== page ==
The Skinny on Fat Burners

Do 'Fat Burners' Really Work?

Remember when we used to be thin? When we didn't have computers and video games and remote controls for our televisions? Me neither, but I know that time did exist and I even lived through it. New technology has made our lives so easy that we rarely have to lift a finger to get things done. All this technology is fabulous but, you know what? It's totally making us fat. As a result, many of you are searching for that magic solution, the most popular one being fat burners. Before you go that route, there are a few things you need to know.

What Are Fat Burners?

Fat burners are essentially pills which contain certain herbal ingredients such as Ephedra, HCA, Chitosan and Pyruvate, all of which claim to either increase energy, stimulate your metabolism and/or suppress your appetite.

Do Fat Burners Work?
It's hard to say. Try to find a conclusive study about just about any dietary supplement, including so-called fat burners, and you're in for a long day. What we do know is that most supplements need further study and, more importantly, the purity of supplements is definitely suspect. Supplements aren't standardized so you don't know if what's listed on the bottle is what you're getting. Plus, no one knows what the long-term effects of these supplements are and, even scarier, how they interact with other medications. So, to answer the question of whether fat burners work, I have to say...uh, I don't know.

The Dirt on Fat Burners


  • What it is: A substance derived from the external skeletons of marine animals, such as crabs (ew!)
  • What it does: Chitosan binds to fat-soluble vitamins (A, D, E and K), which prevents the body from absorbing them.
  • Where it lives: Twin Lab's Diet Fuel With Chitosan, Biotech's Fat-B-Gone With Chitosan
  • Should you take it? That's up to you. First, there's a concern that Chitosan impairs absorption of carotenoids which the body converts into vitamin A. Second, most experts agree that Chitosan simply doesn't work. A handful of studies suggest that Chitosan might help trim the fat, but these studies have not been published in peer-reviewed journals such as JAMA.


  • What it is: A powerful herb grown in Mongolia and China. Ephedrine (an extract of Ephedra) is an amphetamine-like compound which stimulates the nervous system and heart.
  • What it does: An effective treatment for asthma, allergies, and sinus problems. Usually marketed for weight loss, performance enhancement, energy, or bodybuilding.
  • Where it lives: The Original Formula One, Ripped Fuel, Muscletech's Hydroxycut
  • Should you take it? Um, not without some good research. Since 1994 the FDA has received more than 800 reports of adverse effects associated with products containing Ephedra. These include high blood pressure, irregular heart rate, nervousness, insomnia, headaches, heart attacks, seizures, strokes, and death. What's scary is that many of these problems occurred in young/middle-aged, healthy adults who used it for weight loss. The problem often stems from mixing ephedrine with caffeine, a big no-no.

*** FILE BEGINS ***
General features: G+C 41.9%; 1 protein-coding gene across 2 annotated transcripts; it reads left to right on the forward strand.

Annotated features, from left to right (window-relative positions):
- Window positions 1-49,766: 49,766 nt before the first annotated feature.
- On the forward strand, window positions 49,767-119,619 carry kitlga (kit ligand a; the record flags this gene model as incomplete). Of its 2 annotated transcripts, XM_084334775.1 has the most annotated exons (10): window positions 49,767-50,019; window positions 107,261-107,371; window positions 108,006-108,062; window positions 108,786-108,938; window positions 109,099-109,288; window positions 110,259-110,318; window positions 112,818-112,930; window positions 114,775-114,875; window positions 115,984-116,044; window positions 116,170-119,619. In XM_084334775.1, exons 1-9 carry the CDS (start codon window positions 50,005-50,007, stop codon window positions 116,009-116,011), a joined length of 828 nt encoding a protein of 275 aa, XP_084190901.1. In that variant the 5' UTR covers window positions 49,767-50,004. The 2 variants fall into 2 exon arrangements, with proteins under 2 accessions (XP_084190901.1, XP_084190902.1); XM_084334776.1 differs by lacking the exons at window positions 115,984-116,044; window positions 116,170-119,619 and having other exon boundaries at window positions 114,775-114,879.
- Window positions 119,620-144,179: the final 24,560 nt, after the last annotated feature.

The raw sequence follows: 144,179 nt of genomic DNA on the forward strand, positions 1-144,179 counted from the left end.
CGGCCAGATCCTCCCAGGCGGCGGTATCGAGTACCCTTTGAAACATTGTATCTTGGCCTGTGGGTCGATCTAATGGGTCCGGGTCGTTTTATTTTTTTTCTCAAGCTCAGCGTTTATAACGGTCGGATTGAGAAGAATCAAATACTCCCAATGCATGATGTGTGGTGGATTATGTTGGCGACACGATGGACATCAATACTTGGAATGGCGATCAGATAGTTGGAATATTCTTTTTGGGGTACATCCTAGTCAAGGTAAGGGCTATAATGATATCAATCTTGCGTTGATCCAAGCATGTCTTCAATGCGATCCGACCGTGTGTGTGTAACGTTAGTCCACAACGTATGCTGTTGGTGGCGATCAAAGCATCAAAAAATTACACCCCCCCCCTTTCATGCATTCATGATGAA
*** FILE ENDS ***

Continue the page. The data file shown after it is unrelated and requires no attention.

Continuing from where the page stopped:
• What it is: William R. Sukala, Clinical Exercise Physiologist defines it in his article, Pyruvate Supplements: A Review of Marketing Claims: "Pyruvate is a three-carbon (triose) ketoacid produced in the end stages of glycolysis." Translation: Pyruvate is a product of sugar metabolism.
  • What it does: Marketers claim it can increase fat and weight loss, reduce cholesterol, and improve endurance.
  • Where it lives: Twin Lab's Pyruvate Fuel, Pinnacle Pyruvate 500
  • Should you take it? William Sukala says: "The minuscule doses available in commercial supplements have not been proven effective in any available research." Basically, the research that has been done doesn't support marketers' claims. It seems safe right now, but, like everything else, needs further study.

HCA (Hydroxycitrate)

  • What it is: A natural food substance extracted from the fruit of the Garcinia cambogia tree grown in southern India.
  • What it does: HCA supposedly curbs appetite and increases glycogen storage without affecting muscle or energy levels.
  • Where it lives: No-Diet Diet, Bio-Max 3000, MicroSlim, and Body Busters (among others)
  • Should you take it? Not unless you enjoy wasting your money. According to a study published in The Journal of the American Medical Association, HCA is ineffective for weight loss.


As you can see, the research on fat burners is sketchy at best. No one can say with any certainty that fat burners work or if they are safe to take over a long period of time. A proven method of weight loss is exercise coupled with a healthy, low-calorie diet. There are no shortcuts! Instead of wasting your money on something that may not work or harm your health, why not go with what you know will work? Take the time to learn about the basics of nutrition and weight loss.

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Article Sources
Verywell Fit uses only high-quality sources, including peer-reviewed studies, to support the facts within our articles. Read our editorial process to learn more about how we fact-check and keep our content accurate, reliable, and trustworthy.
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  2. Limberger RP, Jacques ALB, Schmitt GC, Arbo MD. Pharmacological effects of ephedrine. In: Ramawat K, Mérillon JM, eds. Natural Products. Springer, Berlin: Springer; 2013. doi:10.1007/978-3-642-22144-6_41

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